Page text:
SUMMARY Objectives: To evaluate the influence of heat application on the degree of conversion (DC) of the 3M Single Bond Universal Adhesive System, as well as its transdentinal cytotoxicity and microtensile bond strength to dentin. Methods: Experimental groups were established according to the time and temperature of the air jet: G1: 5 seconds–25°C; G2: 10 seconds–25°C; G3: 20 seconds–25°C; G4: 5 seconds–50°C; G5: 10 seconds–50°C; G6: 20 seconds–50°C. In control group (G7), no treatment was performed. The DC was assessed using the Fourier transform infrared spectroscopy–attenuated total reflectance (FTIR–ATR) technique. For the transdentinal cytotoxicity test, dentin discs fitted in artificial pulp chambers (APC) received the application of the adhesive system and the air jets. For the microtensile bond strength, healthy molars were restored and submitted to the microtensile test after 24 hours and 6 months, respectively. Results: Significant reduction in viability of Mouse Dental Papilla Cell-23 (MDPC-23), which exhibited morphological changes, was observed in all experimental groups compared to control (p<0.05). Although all tested protocols resulted in transdentinal diffusion of 2-hydroxyethyl methacrylate (HEMA), the group G6 presented the highest degree of monomeric conversion and the lowest cytotoxic effect, with higher dentin bond strength values in comparison to group G1 ( p <0.05). Conclusions: Applying an air blast at 50°C for 20 seconds increases the DC and microtensile bond strength of the 3M Single Bond Universal Adhesive System to dentin, as well as reduces the transdentinal cytotoxicity of the material to pulp cells.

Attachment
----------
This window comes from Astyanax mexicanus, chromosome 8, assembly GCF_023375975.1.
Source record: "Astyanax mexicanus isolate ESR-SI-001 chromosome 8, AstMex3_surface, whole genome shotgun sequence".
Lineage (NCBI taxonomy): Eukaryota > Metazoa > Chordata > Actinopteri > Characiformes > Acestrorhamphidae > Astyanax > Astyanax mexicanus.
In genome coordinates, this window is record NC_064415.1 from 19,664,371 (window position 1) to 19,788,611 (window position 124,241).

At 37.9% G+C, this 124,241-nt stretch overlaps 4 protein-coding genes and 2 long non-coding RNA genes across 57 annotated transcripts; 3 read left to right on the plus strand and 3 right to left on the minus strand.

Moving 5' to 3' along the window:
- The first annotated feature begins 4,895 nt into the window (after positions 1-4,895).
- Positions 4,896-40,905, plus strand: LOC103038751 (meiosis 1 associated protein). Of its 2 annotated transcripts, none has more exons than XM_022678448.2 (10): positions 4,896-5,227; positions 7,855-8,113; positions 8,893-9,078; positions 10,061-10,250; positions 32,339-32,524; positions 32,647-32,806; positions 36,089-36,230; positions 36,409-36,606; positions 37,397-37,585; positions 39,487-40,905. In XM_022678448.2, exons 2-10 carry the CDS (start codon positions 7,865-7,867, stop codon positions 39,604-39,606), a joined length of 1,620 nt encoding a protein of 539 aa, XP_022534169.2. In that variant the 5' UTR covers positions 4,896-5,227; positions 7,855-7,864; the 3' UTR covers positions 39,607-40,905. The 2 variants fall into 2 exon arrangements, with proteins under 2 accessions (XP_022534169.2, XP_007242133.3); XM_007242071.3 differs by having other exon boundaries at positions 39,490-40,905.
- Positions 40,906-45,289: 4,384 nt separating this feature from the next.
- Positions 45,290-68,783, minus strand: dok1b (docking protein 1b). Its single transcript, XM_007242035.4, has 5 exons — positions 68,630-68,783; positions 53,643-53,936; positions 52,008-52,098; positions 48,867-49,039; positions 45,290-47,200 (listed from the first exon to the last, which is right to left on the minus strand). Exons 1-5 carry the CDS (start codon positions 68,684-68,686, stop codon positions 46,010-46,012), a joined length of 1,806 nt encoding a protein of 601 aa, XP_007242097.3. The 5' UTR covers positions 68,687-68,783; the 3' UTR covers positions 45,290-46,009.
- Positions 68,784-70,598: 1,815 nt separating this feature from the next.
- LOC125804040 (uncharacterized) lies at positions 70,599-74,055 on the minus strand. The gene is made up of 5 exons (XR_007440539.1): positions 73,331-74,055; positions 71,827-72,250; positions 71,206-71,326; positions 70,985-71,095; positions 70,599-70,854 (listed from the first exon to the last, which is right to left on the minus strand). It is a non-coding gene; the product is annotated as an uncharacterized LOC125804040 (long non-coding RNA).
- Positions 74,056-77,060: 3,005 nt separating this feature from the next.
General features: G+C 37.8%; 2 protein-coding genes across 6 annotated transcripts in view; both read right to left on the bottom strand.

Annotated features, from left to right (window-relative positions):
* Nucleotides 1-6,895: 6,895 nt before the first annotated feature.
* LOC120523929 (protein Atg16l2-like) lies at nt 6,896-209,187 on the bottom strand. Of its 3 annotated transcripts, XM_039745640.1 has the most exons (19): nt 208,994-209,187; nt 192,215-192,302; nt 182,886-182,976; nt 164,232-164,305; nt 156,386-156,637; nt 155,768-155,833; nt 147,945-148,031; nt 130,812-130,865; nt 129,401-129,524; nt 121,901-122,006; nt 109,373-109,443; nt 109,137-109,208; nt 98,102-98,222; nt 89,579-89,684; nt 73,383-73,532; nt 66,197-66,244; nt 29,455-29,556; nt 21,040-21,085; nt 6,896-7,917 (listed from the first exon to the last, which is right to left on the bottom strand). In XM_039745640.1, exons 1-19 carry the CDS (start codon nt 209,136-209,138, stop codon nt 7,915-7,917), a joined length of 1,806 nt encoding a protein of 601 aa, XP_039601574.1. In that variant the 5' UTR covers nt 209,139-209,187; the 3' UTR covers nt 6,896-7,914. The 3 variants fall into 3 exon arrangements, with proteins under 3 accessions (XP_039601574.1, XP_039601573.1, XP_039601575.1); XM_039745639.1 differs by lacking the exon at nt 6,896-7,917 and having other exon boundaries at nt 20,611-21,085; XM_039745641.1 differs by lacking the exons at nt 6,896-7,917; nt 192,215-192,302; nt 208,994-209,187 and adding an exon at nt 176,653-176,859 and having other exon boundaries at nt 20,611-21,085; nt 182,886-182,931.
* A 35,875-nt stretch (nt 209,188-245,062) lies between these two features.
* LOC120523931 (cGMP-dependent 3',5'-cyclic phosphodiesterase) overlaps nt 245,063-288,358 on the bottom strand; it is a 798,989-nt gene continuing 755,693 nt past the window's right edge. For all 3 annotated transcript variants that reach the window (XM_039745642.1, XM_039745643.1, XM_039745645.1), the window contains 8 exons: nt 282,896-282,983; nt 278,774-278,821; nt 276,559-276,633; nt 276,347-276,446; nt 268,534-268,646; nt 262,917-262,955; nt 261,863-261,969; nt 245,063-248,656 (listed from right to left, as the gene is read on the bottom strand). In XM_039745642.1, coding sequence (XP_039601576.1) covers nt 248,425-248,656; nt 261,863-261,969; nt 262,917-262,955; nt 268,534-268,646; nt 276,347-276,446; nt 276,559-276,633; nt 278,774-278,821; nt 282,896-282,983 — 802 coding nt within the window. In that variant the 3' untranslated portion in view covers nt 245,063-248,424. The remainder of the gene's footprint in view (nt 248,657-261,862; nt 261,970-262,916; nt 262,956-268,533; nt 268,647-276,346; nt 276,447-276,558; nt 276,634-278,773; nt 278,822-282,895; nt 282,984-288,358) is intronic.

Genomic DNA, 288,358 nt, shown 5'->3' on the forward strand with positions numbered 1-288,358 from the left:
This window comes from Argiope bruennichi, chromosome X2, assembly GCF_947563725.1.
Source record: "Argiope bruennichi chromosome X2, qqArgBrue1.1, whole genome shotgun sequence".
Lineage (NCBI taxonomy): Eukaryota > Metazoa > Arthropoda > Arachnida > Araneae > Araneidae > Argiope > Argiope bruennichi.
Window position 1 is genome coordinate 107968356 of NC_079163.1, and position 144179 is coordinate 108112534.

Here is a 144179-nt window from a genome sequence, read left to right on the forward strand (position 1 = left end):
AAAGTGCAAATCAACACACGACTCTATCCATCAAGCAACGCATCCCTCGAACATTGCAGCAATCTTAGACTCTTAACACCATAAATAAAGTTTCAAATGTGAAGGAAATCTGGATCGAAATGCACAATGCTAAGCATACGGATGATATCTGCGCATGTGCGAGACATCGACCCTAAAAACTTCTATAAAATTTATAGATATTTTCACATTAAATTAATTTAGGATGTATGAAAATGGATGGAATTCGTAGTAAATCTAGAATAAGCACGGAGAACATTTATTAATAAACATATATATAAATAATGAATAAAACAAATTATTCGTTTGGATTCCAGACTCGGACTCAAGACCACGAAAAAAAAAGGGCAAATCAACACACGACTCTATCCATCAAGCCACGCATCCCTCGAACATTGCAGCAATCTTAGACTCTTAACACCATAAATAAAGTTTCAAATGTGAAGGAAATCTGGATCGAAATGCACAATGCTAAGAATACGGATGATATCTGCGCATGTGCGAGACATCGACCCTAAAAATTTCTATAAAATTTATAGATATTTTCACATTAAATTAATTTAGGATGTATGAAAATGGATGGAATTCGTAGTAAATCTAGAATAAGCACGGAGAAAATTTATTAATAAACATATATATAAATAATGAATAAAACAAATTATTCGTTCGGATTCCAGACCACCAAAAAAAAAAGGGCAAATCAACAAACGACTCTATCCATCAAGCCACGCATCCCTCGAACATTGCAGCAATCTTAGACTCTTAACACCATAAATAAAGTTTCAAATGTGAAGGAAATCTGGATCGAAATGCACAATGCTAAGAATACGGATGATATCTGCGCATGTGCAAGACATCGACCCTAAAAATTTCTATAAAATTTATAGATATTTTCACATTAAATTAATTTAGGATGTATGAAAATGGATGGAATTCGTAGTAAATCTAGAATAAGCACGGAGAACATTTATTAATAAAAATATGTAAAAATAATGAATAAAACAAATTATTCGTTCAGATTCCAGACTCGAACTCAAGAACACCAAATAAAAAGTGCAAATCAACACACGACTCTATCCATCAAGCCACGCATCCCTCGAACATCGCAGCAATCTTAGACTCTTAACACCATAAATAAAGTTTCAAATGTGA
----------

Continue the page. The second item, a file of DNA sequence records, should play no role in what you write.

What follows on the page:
Clinical Relevance The degree of conversion of contemporary universal adhesives positively correlates with the bond strength to dentin. The correlation is more marked after thermocycling, suggesting that a high degree of conversion is required for long-term dentin bonding durability. SUMMARY Purpose: The objectives of this study were to evaluate the micro-tensile bond strength (μTBS) of five contemporary universal adhesives to dentin after 24 hours and thermocycling (TC), to measure their degrees of conversion (DC) and to test the correlation between μTBS and DC. Methods and Materials: Four commercially available universal adhesives, Prime&Bond universal (PBU), Ecosite Bond (EB), G-Premio Bond (GPB), and Clearfil Universal Bond Quick (UBQ), and one experimental adhesive, UBQ without an amide monomer (UBQ-A), were used in this study. For the μTBS test, midcoronal dentin of 50 human molars was exposed, ground using 600-grit SiC paper, and the adhesives were applied according to the manufacturers’ instructions. After resin-composite buildup and 24-hour water storage, one-half of the specimens were subjected to 15,000 thermal cycles. The specimens were sectioned into beams and stressed in tension at a crosshead speed of 1 mm/min until failure. The DC of adhesives applied to dentin was evaluated using attenuated total reflectance Fourier-transform infrared spectroscopy immediately after light-curing. All data were statistically analyzed at a significance level of 0.05. Results: The highest μTBSs were obtained with UBQ, UBQ-A, and PBU, which were not significantly different from each other both after 24 hours and TC. The μTBS of GPB was lower compared with the aforementioned adhesives, but significantly only after TC, and the lowest μTBSs were obtained with EB. TC did not affect the μTBSs of UBQ, UBQ-A, and PBU significantly, but a significant decrease was observed with GPB and EB. The highest DC was obtained with PBU and UBQ, followed by 2-hydroxyethyl methacrylate–rich adhesives UBQ-A and EB, which exhibited significantly lower DCs. The DC of GPB could not be determined because the reference peak at 1608 cm −1 was not detected in its spectra. A significant positive correlation was shown between μTBS and DC after 24 hours ( r =0.716) and TC ( r =0.856). Conclusion: μTBS and DC were positively correlated, more markedly after TC, which suggests that DC may be an important factor for bond durability.